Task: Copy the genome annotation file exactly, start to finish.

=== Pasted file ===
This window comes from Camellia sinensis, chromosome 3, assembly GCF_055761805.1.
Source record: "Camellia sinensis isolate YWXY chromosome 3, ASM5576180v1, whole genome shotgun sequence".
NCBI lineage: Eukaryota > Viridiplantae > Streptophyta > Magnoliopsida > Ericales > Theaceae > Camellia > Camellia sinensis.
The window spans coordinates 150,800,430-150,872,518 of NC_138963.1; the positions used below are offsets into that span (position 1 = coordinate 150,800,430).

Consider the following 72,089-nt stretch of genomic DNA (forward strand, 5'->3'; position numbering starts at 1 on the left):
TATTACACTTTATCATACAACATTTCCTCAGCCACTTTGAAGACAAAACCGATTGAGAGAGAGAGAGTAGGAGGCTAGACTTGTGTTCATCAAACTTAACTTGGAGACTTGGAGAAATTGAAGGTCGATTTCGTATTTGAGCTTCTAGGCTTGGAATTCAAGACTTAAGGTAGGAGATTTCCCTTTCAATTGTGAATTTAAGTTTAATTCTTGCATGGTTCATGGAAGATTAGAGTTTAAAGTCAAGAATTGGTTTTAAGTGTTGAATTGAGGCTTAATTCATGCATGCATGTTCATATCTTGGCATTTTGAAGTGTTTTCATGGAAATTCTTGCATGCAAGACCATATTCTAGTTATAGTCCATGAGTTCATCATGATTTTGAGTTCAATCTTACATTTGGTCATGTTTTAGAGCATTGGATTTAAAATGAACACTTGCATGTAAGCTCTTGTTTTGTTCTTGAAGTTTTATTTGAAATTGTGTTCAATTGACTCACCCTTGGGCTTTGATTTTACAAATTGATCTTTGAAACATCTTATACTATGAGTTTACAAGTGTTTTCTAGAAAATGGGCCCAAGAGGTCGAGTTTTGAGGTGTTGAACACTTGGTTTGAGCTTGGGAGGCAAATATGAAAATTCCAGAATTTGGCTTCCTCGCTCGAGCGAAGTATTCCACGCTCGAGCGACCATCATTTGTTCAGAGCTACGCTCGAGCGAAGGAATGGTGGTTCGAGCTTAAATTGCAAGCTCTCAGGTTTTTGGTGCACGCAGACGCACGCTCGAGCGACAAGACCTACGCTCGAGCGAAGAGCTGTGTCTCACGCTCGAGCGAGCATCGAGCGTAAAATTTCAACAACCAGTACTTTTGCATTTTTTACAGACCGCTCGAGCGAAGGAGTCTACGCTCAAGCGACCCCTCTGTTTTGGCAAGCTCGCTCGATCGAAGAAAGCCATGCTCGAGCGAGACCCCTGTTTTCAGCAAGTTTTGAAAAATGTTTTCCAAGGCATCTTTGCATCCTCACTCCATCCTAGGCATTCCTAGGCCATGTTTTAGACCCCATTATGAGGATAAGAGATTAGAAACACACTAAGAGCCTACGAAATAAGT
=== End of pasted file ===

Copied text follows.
This window comes from Camellia sinensis, chromosome 3, assembly GCF_055761805.1.
Source record: "Camellia sinensis isolate YWXY chromosome 3, ASM5576180v1, whole genome shotgun sequence".
NCBI lineage: Eukaryota > Viridiplantae > Streptophyta > Magnoliopsida > Ericales > Theaceae > Camellia > Camellia sinensis.
The window spans coordinates 150,800,430-150,872,518 of NC_138963.1; the positions used below are offsets into that span (position 1 = coordinate 150,800,430).

Consider the following 72,089-nt stretch of genomic DNA (forward strand, 5'->3'; position numbering starts at 1 on the left):
TATTACACTTTATCATACAACATTTCCTCAGCCACTTTGAAGACAAAACCGATTGAGAGAGAGAGAGTAGGAGGCTAGACTTGTGTTCATCAAACTTAACTTGGAGACTTGGAGAAATTGAAGGTCGATTTCGTATTTGAGCTTCTAGGCTTGGAATTCAAGACTTAAGGTAGGAGATTTCCCTTTCAATTGTGAATTTAAGTTTAATTCTTGCATGGTTCATGGAAGATTAGAGTTTAAAGTCAAGAATTGGTTTTAAGTGTTGAATTGAGGCTTAATTCATGCATGCATGTTCATATCTTGGCATTTTGAAGTGTTTTCATGGAAATTCTTGCATGCAAGACCATATTCTAGTTATAGTCCATGAGTTCATCATGATTTTGAGTTCAATCTTACATTTGGTCATGTTTTAGAGCATTGGATTTAAAATGAACACTTGCATGTAAGCTCTTGTTTTGTTCTTGAAGTTTTATTTGAAATTGTGTTCAATTGACTCACCCTTGGGCTTTGATTTTACAAATTGATCTTTGAAACATCTTATACTATGAGTTTACAAGTGTTTTCTAGAAAATGGGCCCAAGAGGTCGAGTTTTGAGGTGTTGAACACTTGGTTTGAGCTTGGGAGGCAAATATGAAAATTCCAGAATTTGGCTTCCTCGCTCGAGCGAAGTATTCCACGCTCGAGCGACCATCATTTGTTCAGAGCTACGCTCGAGCGAAGGAATGGTGGTTCGAGCTTAAATTGCAAGCTCTCAGGTTTTTGGTGCACGCAGACGCACGCTCGAGCGACAAGACCTACGCTCGAGCGAAGAGCTGTGTCTCACGCTCGAGCGAGCATCGAGCGTAAAATTTCAACAACCAGTACTTTTGCATTTTTTACAGACCGCTCGAGCGAAGGAGTCTACGCTCAAGCGACCCCTCTGTTTTGGCAAGCTCGCTCGATCGAAGAAAGCCATGCTCGAGCGAGACCCCTGTTTTCAGCAAGTTTTGAAAAATGTTTTCCAAGGCATCTTTGCATCCTCACTCCATCCTAGGCATTCCTAGGCCATGTTTTAGACCCCATTATGAGGATAAGAGATTAGAAACACACTAAGAGCCTACGAAATAAGT